Reporting from a conflict Zone: James Rodgers on Gaza
In a tutorial room at City University London, James Rodgers, war reporter turned lecturer, is recounting a story about the rising price of donkeys. “Money was tight and petrol was expensive; they were able to go over rough ground when roads were closed because of the security situation.”
He’s reflecting on the effects of the Israel-Palestine conflict on daily life in Gaza. In a country under occupation, it’s difficult to cover stories without relating them to the struggle. “I don’t think you could ever entirely get away from it,” he explains.
Politics doesn’t just lurk around conversations within the community. At 45km by 10km, with limited freedom to leave and return, and a population exceeding 1.5 million the physical realities of the Strip are at times overwhelming.
“When I was there I often used to wonder what it would be like if one of the borders wasn’t the sea because there at least you could get some sort of open perspective and you could breathe a bit,” says Rodgers. “A lot of people go to the beach, as you would if you were hemmed in by fences on three sides, and then you’ve got the sea on the fourth. It’s quite comforting in a way.”
James Rodgers was the BBC’s correspondent based in Gaza from 2002 to 2004. Having previously reported from Georgia and Chechnya, he says that he had “always had a desire” to go to Gaza.
At the time that he arrived, Palestine was half-way through the second intifada. Poor living conditions, destruction of property, expansion of settlements and the resentment of living with Israeli controls and guarded highways were enough to spark the Palestinian uprising. In response, Israel squeezed the border controls to the Gaza Strip tightly and the two sides rarely had contact with each other.
But Gaza wasn’t always so closed and the two regions weren’t always so cut off from each other. James recalls a conversation with a café owner in the Old City of Jerusalem during the ceasefire of summer 2003. He was in his late 40s or 50s, old enough to remember a time when the two sides used to do business on a “day to day basis”. Now, the man explained to him, the generation born in the first intifada are growing up in the second intifada and there’s no kind of personal contact at all.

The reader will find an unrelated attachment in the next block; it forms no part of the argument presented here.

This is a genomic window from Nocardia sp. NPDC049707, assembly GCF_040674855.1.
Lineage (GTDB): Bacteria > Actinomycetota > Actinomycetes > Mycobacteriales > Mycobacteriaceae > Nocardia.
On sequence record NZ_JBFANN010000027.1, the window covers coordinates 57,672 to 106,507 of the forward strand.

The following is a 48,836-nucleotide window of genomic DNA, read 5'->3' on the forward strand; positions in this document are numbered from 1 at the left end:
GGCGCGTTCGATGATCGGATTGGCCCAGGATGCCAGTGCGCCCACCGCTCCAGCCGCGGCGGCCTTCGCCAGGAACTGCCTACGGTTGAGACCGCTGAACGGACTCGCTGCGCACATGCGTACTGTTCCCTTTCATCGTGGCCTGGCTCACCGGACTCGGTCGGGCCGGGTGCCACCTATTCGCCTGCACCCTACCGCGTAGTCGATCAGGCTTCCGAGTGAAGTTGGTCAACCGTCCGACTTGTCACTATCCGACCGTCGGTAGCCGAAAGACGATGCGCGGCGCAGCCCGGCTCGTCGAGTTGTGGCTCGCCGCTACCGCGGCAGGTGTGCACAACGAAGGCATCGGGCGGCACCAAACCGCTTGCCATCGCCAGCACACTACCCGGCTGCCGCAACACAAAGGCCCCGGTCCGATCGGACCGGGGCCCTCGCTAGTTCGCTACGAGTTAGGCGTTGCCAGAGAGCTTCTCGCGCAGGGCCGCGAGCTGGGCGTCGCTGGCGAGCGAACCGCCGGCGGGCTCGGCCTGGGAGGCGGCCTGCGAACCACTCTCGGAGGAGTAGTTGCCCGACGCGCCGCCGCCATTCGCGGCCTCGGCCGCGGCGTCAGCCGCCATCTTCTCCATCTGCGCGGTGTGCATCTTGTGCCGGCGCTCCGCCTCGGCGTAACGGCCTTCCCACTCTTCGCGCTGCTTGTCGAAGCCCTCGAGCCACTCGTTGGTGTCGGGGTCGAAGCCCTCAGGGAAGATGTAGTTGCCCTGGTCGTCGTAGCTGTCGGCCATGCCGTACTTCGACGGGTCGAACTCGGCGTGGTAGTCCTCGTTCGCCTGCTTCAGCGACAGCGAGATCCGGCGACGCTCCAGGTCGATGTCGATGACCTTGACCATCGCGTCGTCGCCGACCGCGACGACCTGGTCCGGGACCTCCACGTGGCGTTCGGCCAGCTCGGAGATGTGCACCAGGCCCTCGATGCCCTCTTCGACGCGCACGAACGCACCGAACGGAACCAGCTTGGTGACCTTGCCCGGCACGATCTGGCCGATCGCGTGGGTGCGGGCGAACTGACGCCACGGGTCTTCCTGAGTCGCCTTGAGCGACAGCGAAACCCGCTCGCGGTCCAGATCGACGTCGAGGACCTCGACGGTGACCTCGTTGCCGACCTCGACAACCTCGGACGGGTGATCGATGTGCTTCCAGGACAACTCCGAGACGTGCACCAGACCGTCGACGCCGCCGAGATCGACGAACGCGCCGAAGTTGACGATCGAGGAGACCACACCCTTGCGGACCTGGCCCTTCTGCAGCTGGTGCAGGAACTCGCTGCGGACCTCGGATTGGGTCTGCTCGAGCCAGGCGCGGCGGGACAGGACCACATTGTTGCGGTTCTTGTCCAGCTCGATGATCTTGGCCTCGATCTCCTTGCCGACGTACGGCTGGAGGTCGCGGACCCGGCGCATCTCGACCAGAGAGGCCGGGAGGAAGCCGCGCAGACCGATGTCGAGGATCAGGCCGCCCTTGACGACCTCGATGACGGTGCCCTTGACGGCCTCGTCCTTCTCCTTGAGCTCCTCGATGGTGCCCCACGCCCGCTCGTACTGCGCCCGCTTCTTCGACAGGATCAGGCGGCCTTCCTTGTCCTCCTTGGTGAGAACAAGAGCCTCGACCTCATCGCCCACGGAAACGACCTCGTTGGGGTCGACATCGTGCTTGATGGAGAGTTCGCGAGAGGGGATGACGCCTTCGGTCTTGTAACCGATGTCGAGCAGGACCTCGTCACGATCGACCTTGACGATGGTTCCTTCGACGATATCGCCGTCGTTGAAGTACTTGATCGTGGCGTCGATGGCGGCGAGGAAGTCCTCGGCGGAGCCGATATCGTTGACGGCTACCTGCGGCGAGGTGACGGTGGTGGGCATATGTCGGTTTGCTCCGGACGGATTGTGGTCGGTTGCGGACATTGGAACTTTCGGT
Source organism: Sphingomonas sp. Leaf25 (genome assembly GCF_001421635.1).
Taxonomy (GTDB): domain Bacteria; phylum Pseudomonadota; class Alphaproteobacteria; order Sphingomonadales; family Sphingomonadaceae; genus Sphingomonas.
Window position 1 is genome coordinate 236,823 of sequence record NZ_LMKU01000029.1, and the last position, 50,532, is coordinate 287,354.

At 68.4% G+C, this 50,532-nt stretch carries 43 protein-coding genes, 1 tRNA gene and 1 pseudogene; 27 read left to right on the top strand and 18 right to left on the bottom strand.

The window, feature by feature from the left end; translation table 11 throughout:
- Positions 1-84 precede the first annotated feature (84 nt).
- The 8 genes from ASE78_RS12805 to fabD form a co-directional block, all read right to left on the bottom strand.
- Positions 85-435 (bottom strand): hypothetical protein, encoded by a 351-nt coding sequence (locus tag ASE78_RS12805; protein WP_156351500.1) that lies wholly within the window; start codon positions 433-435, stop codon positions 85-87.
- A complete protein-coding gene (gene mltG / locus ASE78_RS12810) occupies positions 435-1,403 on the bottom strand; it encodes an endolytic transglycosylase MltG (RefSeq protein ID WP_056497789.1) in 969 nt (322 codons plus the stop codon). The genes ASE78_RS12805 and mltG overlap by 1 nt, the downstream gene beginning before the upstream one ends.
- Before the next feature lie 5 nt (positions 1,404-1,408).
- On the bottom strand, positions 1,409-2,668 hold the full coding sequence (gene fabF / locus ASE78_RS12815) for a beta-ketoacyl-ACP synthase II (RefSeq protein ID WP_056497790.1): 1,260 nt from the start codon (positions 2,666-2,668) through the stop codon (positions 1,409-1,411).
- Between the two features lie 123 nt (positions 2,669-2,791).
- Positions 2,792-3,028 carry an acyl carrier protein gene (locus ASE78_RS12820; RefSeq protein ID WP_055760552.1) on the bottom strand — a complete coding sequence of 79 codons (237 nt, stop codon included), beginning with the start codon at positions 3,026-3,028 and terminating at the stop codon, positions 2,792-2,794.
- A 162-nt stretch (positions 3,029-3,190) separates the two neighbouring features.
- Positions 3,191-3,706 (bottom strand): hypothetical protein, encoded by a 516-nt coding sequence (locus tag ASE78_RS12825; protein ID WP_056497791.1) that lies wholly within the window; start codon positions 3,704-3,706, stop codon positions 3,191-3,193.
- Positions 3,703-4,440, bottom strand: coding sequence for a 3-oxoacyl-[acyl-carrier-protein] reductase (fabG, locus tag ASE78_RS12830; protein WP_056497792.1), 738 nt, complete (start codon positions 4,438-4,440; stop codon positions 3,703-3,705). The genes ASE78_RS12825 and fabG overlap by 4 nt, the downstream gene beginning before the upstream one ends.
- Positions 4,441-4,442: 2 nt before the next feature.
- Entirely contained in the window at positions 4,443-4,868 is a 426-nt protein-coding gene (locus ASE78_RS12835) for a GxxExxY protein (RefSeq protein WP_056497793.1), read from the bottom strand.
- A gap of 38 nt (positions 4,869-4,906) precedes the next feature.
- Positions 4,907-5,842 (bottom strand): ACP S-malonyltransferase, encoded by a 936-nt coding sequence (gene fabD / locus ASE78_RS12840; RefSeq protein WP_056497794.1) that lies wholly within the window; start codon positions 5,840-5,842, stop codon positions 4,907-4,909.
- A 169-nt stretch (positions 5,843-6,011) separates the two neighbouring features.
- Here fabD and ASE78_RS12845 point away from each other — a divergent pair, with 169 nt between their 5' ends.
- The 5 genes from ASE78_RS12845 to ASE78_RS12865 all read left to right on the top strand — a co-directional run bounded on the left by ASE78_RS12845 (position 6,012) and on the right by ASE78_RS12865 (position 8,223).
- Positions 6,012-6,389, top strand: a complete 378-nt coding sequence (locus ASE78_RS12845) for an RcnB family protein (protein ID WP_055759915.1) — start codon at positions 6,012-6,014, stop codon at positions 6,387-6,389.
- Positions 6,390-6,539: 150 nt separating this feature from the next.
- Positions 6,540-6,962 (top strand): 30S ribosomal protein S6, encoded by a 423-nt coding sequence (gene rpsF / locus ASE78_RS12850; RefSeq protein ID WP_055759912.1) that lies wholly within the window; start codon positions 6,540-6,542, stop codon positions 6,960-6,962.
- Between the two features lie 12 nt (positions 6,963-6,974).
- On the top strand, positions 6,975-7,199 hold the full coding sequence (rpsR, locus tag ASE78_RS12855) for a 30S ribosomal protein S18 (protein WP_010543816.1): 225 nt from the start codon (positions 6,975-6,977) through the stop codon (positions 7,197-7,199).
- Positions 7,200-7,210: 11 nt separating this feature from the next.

Understandably, this extreme division leaves each side with little or no understanding of whom the other is. A Palestinian once told him when he finally did cross the border, “Do you know what, James? The soldiers are the same age as me.”
It is by bridging this gap, or being able to offer a perspective from both sides that a journalist can play a crucial role. Being in Gaza on Friday morning, hearing the call to prayer and then travelling the same day to West Jerusalem and hearing the horn mark the start of the Sabbath gives a reporter a “rare and unique perspective”; and is a journey that very few people were in a position to take.
This perception is not just beneficial for either side, or an audience back home, but to policy makers who may not have travelled there before, yet make significant decisions regarding the region. “I know Tony Blair has been to Gaza, I’m almost sure George W. Bush never has, President Obama hasn’t been. The policy makers don’t have that experience.”
Yet they are still key players in how events unfold. Whilst many leaders in the West supported Israel’s “right to defend itself” in Operation Pillar of Cloud, they strongly opposed a ground incursion, which is perhaps why Israeli Prime Minister Benjamin Netanyahu backed down in the end.
In fact, the day we meet is the day after the assassination of Hamas leader Ahmed Al-Jabari in his car by the Israeli army towards the beginning of the eight-day war. “It was my impression that the Israelis have very good intelligence in Gaza,” says Rodgers.
Sipping his coffee, he explains that in the 24 or 48 hours after he interviewed Hamas leaders he was concerned about being suspected of passing intelligence to Israel about their position. “But I was certainly never approached to impart such information, nor would I have done so had I been asked to,” he tells me.